Beer: The Pursuit of Hoppiness
Beer: The Pursuit of Hoppiness
An irrigation system helped Blue Mountain Brewery produce a bumper crop of 200 to 300 pounds of hops. (Mandi Smack)
Dave Bernard, a farmer in Nelson County, Va., is harvesting what might be the first cash crop of hops in the Old Dominion in anyone's memory. He's already reaped 400 pounds of Cascades, a strain prized for the citrusy, resiny flavors it imparts to ales. He has four other varieties (almost 4,000 plants in all) that he intends to pick within the next two weeks.
"This is my second year," he notes with pride.
Bernard has already lined up several customers, including local beer makers Blue Mountain Brewery in Afton and Devil's Backbone Brewing Co. in Roseland, as well as the recently opened Mad Fox Brewing Co. in Falls Church.
He hopes to set up a web site this fall to sell his hops, freeze-dried and vacuum-packed, to professional and amateur brewers alike.
Bernard isn't an anomaly.
The harvest at Blue Mountain Brewery will be used to make a wet-hopped ale. (Mandi Smack)
There are would-be hop growers in almost every state, says Ralph Olson, co-owner of Hopunion, based in Yakima, Wash., the nation's leading supplier of hops to craft breweries. At the height of the hop shortage a few years ago, which saw prices for key aroma hops soar, "I was getting two to three calls a day," he recalls.
Olson doesn't encourage tire kickers. Hops are a labor-intensive crop and highly vulnerable to insect and fungal pests, he cautions. Automated equipment for picking, preserving and bailing hops doesn't exist outside the Pacific Northwest, he adds. (More than 99 percent of America's hop crop comes from just three states: Washington, Oregon and Idaho.)
Moreover, he notes, prices are down. Cascade hops, which traded for $20-$30 a pound a couple summers ago, now sell for a modest $5.50 a pound. Instead of a shortage, there is a glut. "We took out 2,000 acres last year," Olson reports.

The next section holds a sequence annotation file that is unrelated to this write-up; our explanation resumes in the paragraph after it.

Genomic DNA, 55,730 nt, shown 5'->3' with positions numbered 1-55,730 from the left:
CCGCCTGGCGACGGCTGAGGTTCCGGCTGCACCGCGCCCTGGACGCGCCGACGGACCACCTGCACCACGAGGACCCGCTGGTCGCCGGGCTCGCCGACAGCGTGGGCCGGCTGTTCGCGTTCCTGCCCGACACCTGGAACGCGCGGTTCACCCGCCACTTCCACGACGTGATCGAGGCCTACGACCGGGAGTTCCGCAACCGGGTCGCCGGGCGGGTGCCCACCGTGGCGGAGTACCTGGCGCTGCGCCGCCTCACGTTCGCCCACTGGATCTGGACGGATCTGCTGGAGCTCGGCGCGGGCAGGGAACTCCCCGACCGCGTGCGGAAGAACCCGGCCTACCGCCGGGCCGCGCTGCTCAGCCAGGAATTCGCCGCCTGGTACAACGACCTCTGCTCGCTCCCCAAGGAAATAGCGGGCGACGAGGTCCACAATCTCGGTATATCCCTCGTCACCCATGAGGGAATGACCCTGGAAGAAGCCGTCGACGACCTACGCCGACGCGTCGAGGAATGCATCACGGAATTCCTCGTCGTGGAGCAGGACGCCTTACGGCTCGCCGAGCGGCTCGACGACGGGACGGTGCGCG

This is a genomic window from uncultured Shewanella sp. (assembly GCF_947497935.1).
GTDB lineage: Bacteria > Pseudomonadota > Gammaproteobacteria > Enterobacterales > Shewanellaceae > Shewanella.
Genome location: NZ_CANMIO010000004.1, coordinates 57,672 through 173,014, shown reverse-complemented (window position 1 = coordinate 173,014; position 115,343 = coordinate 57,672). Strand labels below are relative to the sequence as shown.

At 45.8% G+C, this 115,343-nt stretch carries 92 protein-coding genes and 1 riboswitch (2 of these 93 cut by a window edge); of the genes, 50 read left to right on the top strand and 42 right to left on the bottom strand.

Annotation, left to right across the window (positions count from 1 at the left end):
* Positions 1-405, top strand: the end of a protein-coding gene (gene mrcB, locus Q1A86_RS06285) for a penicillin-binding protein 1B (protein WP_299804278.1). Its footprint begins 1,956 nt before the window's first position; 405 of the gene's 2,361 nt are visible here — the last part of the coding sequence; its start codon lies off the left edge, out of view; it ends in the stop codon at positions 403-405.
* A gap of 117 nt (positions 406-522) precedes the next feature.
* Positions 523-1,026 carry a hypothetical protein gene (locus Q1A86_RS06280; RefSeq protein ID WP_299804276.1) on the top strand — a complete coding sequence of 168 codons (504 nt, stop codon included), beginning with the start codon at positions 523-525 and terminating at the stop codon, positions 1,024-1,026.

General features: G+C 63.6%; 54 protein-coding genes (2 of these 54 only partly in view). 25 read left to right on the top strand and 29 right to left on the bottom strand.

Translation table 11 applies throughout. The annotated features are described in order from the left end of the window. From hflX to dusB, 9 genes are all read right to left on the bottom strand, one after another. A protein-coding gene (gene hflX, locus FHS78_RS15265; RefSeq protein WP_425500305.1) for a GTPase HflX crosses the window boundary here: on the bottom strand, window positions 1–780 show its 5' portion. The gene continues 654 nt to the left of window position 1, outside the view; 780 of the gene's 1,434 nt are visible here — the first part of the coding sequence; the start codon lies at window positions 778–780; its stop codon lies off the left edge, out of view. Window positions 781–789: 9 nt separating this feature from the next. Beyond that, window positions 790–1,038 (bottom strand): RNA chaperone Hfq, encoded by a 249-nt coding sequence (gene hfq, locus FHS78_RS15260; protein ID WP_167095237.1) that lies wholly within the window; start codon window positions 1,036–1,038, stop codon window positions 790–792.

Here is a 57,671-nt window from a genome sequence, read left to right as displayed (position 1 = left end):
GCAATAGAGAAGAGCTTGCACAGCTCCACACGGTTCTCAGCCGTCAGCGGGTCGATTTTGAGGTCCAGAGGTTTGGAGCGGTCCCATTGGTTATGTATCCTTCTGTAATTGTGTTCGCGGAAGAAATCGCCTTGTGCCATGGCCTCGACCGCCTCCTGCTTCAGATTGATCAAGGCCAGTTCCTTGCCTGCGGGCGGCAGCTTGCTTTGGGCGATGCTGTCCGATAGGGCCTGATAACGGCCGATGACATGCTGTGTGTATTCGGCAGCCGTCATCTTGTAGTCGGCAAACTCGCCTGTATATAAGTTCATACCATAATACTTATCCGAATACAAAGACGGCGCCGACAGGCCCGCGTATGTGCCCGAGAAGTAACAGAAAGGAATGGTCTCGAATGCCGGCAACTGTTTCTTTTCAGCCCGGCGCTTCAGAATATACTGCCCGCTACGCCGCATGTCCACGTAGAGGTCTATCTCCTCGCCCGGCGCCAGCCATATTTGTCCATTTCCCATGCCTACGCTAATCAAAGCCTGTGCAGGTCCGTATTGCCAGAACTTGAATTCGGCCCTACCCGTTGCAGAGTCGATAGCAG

Bernard cites in his favor the burgeoning number of small breweries in Virginia (34 at last count, with seven of those within a 40-mile radius of his farm). Many craft brewers, he adds, are willing to pay a little more for ingredients that are locally harvested and organically grown. (Bernard hasn't sought organic certification, but says he uses no artificial fertilizers or pesticides.)
"It's all about keeping it local and green," states Bill Madden, owner of the Mad Fox brewpub, who has agreed to buy 300 pounds of Bernard's Cascades. Madden says he'll drive to Bernard's farm to pick up his allotment personally. After he returns, he'll add the raw hop cones directly to his brew kettle in a process called "wet-hopping." Wet-hopped beers have a delicate, herbal, green-leaf aroma and flavor that can't be obtained from dried and pelletized hops. Madden promises that his experiment in wet-hopping, probably an India pale ale, should be on tap by late August or early September.
Bernard originally had a partner, horticultural expert Stan Driver, but Driver chose to drop out of the venture and now works as a consultant for Blue Mountain Brewery, which has 500-600 hop bines of its own. Driver set up an irrigation system, which has helped the plants produce a bumper crop of 200-300 pounds in spite of the hot, dry weather, says brewery co-owner Matt Nucci. Part of that yield will be used in a wet-hopped ale that Blue Mountain will release later this month.
Hand-picking hops is no fun. The bristly bines grow 10 feet tall or higher, and can be an irritant. Botanists used to classify hops as a member of the nettle family.
Nucci solved the labor problem by offering a free lunch to whoever showed up for the harvest on Monday, Aug. 2. About 100 volunteers pitched in, with the brewery arranging for two live bands to serenade them.
Bernard says he modified a cherry picker to rip the bines off the trellises, and set up a system of pulleys to drop them into a tower, where three hired hands stood ready to pluck off the cones. "One of my guys found out that an Afro pick is the prefect tool for removing hops," he chuckles.
-- Greg Kitsock